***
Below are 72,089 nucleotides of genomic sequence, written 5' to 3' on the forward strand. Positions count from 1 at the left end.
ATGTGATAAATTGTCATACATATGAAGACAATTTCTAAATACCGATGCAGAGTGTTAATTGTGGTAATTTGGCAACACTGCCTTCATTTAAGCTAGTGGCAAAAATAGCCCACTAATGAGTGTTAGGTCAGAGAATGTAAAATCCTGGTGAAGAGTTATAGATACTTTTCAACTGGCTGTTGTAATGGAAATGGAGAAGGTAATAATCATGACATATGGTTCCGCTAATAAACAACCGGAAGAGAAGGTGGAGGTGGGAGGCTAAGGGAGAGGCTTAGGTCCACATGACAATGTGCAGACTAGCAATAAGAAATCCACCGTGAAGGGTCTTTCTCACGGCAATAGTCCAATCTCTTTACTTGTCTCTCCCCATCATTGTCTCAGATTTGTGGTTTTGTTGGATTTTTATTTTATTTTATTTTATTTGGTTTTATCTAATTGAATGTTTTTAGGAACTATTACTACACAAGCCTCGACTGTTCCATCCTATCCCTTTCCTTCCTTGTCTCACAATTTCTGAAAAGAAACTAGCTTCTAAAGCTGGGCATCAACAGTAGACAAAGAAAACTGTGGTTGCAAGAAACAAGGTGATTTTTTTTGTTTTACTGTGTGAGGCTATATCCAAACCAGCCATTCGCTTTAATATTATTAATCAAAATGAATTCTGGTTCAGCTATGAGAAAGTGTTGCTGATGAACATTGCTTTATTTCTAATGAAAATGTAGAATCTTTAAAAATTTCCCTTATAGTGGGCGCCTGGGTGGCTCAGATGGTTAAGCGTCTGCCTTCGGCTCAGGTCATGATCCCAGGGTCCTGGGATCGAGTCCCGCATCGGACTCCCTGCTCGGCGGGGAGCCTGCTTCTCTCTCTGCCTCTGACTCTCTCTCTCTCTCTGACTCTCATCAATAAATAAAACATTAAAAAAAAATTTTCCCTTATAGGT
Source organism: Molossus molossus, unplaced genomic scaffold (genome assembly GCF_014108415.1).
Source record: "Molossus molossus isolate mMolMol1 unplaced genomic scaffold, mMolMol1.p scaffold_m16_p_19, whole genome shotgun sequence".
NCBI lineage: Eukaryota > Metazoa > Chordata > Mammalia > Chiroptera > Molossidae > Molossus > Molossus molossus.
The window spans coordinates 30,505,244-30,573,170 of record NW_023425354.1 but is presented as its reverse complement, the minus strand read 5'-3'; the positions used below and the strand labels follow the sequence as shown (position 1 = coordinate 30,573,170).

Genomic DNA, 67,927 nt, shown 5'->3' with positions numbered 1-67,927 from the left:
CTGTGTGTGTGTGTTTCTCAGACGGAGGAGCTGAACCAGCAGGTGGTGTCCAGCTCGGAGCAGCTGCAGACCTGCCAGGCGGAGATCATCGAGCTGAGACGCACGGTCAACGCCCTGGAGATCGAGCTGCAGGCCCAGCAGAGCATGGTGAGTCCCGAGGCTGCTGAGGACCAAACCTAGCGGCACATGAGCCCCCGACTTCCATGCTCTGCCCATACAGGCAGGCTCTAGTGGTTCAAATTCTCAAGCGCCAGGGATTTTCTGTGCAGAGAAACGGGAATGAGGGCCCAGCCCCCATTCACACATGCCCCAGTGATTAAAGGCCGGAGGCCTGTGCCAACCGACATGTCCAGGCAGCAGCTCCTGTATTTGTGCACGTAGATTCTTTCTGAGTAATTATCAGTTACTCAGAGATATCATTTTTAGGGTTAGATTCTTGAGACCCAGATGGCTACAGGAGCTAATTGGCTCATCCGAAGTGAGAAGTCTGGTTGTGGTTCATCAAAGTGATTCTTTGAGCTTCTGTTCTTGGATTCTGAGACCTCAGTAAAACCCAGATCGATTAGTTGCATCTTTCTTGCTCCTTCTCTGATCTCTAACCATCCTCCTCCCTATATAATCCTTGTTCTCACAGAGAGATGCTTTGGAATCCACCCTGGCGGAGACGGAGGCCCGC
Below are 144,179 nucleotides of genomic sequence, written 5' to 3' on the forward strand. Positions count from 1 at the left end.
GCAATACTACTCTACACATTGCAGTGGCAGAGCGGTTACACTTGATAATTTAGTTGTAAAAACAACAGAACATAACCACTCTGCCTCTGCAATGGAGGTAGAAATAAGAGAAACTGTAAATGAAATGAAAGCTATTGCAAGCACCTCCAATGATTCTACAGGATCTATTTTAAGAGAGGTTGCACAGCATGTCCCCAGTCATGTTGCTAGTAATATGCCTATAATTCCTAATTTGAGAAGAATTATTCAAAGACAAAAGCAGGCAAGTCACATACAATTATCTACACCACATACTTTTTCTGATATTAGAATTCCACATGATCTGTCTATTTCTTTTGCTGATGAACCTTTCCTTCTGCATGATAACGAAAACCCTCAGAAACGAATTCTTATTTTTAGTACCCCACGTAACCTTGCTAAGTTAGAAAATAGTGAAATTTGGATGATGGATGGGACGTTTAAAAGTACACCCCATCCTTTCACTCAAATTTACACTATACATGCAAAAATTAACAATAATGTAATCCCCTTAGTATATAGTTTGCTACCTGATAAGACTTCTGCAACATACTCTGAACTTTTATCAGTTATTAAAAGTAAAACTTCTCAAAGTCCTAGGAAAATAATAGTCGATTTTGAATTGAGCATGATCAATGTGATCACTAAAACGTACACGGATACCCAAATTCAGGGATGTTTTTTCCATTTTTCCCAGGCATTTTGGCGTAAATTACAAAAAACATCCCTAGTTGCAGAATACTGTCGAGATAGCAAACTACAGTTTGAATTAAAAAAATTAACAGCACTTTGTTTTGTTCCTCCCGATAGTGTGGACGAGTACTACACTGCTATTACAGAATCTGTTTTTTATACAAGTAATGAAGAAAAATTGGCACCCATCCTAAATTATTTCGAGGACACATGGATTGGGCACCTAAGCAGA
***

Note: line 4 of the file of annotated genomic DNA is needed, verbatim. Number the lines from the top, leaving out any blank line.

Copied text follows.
Source record: "Molossus molossus isolate mMolMol1 unplaced genomic scaffold, mMolMol1.p scaffold_m16_p_19, whole genome shotgun sequence".